Novice Mashpee School Superintendent Receives Three-Year Contract Extension


After six months on the job and in the midst of working on a “plan for a plan” to improve performance of a troubled Mashpee school district struggling with low MCAS scores, school superintendent Brian A. Hyde has received a contract extension.

The Mashpee School Committee on Wednesday evening voted 4-1 to extend Mr. Hyde’s current two-year contract by three years. Mr. Hyde was appointed superintendent last May, and assumed the position on July 1.

“I’m very grateful and humbled that the school committee and the community has confidence in my leadership and look forward to leading the Mashpee Public School system as it becomes a high-performing district,” Mr. Hyde said.

Don D. Myers was the only committee member to vote against the extension. Committee member David Bloomfield, who, along with Mr. Myers, initially voted against the hiring of Mr. Hyde in May, voted in favor of the contract extension.


An increase in Mr. Hyde’s $145,000 per year salary was not discussed, but will be reviewed in the spring, Mashpee School Committee Chairman Scott P. McGee said.

Reached yesterday morning, Mashpee Town Manager Joyce M. Mason expressed concern with the contract extension.

“I’m not a believer in five-year contracts. A two-year contract should have been the yardstick for him to improve performance. What’s the rush? The school committee may have backed itself into a corner with this move,” she said. Ms. Mason made it clear that she wishes Mr. Hyde well and that her position on the contract terms is not a reflection of her confidence that he has the ability to do the job.

Ms. Mason also said that the school committee should have considered what the neighboring town of Sandwich is going through with its former superintendent, Mary Ellen Johnson. Ms. Johnson is suing the town for breach of contract after a school committee with newly elected members decided not to
honor her long-term extended contract.

“Public education takes a long time to turn around. He’s the fix-it man, and if he doesn’t fix it, I’ll stand accountable,” Mr. McGee said, adding that he would have voted to extend Mr. Hyde’s contract to the maximum six years if a motion were made.

“But that can be done later,” he said.

Mr. McGee, arguably Mr. Hyde’s biggest supporter, said that the decision to extend the contract was based on allowing ample time to implement changes and initiatives that will ultimately improve the performance of the school system. He also noted that the extended contract would provide leadership stability to the team of education professionals that will be working on the turnaround.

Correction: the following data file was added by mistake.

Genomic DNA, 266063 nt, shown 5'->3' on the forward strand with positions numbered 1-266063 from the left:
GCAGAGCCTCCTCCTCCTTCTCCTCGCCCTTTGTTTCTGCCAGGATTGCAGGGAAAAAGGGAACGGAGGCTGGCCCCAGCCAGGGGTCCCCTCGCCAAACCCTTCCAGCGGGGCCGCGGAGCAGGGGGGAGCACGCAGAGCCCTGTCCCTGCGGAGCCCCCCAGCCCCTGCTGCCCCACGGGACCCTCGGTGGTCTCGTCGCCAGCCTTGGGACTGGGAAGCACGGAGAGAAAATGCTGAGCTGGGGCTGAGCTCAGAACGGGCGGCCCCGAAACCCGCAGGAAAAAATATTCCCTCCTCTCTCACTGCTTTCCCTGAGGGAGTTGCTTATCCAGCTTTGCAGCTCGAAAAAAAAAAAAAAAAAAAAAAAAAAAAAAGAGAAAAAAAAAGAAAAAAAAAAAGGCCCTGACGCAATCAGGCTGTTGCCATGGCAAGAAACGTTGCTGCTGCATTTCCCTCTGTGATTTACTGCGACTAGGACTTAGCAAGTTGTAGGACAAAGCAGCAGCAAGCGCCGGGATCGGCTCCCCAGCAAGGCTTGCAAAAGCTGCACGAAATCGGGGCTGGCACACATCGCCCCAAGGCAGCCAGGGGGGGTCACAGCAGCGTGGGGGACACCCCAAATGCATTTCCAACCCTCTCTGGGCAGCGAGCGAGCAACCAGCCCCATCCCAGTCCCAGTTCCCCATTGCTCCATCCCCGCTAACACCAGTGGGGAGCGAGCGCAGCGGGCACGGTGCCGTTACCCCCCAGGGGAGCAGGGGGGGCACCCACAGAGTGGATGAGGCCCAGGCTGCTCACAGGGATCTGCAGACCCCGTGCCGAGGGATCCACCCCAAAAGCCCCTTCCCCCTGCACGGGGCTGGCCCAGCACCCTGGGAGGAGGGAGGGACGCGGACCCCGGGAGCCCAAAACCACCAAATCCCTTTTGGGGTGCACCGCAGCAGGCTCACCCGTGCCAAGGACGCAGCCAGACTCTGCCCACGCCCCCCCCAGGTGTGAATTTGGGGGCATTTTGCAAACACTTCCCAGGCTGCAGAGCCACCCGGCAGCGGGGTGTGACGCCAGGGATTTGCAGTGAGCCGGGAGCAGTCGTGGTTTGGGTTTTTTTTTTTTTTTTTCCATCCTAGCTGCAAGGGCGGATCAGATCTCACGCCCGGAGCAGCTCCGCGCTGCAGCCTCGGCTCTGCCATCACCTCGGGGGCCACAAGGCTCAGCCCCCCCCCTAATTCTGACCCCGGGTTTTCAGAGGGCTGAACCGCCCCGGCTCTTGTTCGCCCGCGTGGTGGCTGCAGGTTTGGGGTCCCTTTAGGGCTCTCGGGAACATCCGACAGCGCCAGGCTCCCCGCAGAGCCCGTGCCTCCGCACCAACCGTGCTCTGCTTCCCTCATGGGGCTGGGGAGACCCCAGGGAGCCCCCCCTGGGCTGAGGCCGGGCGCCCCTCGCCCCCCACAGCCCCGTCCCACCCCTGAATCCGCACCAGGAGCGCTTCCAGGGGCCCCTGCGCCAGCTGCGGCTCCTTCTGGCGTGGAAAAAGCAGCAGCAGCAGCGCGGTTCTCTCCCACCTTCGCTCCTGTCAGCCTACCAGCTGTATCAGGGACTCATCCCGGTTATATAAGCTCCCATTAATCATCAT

“It takes time to see improvement. When Tom Brady was drafted nobody knew what was going to happen with him, but three years later he was winning the Super Bowl,” Mr. McGee said.

Mr. Myers explained that his vote was based on the lack of tangible results that are available to gauge Mr. Hyde’s performance at this early juncture in his tenure as superintendent. “Everyone has their own agenda, but my agenda is to reach every child in the school system to give them the best education possible and to maximize their potential. We either made a very good decision or a very bad decision, but right now we all need to rally behind the superintendent,” Mr. Myers said.

Mr. Hyde’s ascension to the top post in the Mashpee Public Schools has not been an easy one, and at times has been controversial.

His inclusion as a finalist in the superintendent candidate pool last winter was met with intense opposition from the Mashpee Wampanoag Tribe. He was initially passed over for the position in favor of Steven A. Hiersche, former superintendent of schools in Framingham and Hopkinton. In May 2013, Mr. Hyde experienced a reversal of fortune and was made two offers on the same night—one for one year, and then minutes later for two years—from the Mashpee School Committee after it broke off contract negotiations with Dr. Hiersche. The committee did not explain why.

Adding additional pressure to a first-time superintendent who was already working with a “superintendent coach” mentor, in September the spring 2013 MCAS results were released. The results were not good news for Mashpee. Math scores at the Mashpee Middle School, particularly in the 8th grade, placed it in the lowest 20 percent of all schools in Massachusetts, giving it a Level 3 designation, triggering automatic state intervention. As a school district is only rated as high as its lowest-performing school, the entire district was classified as Level 3, even though students at Mashpee High School and the Quashnet School tested at a higher Level 2 status.

The controversy with the Mashpee tribe appears to have abated and a productive working relationship has been established, but Morgan S. Peters, a founding member of the tribe’s education committee, questioned the political motivation behind the extension.

“I’ve been pleasantly surprised by the job he’s been doing as superintendent, but in terms of protocol, extending the contract was a bit premature and I think it would have been better to wait at least a year or year-and-a-half. This move by the school committee looks like fast track railroading and given the political and social climate of the town, I think from a PR standpoint it was a bad move. I think he will do a good job in five years, but there were already certain questions about the politics surrounding his appointment, and this does nothing to take away from that perception,” Mr. Peters said, adding that Mr. Hyde is one of the more dynamic and positive superintendents the town has ever had.


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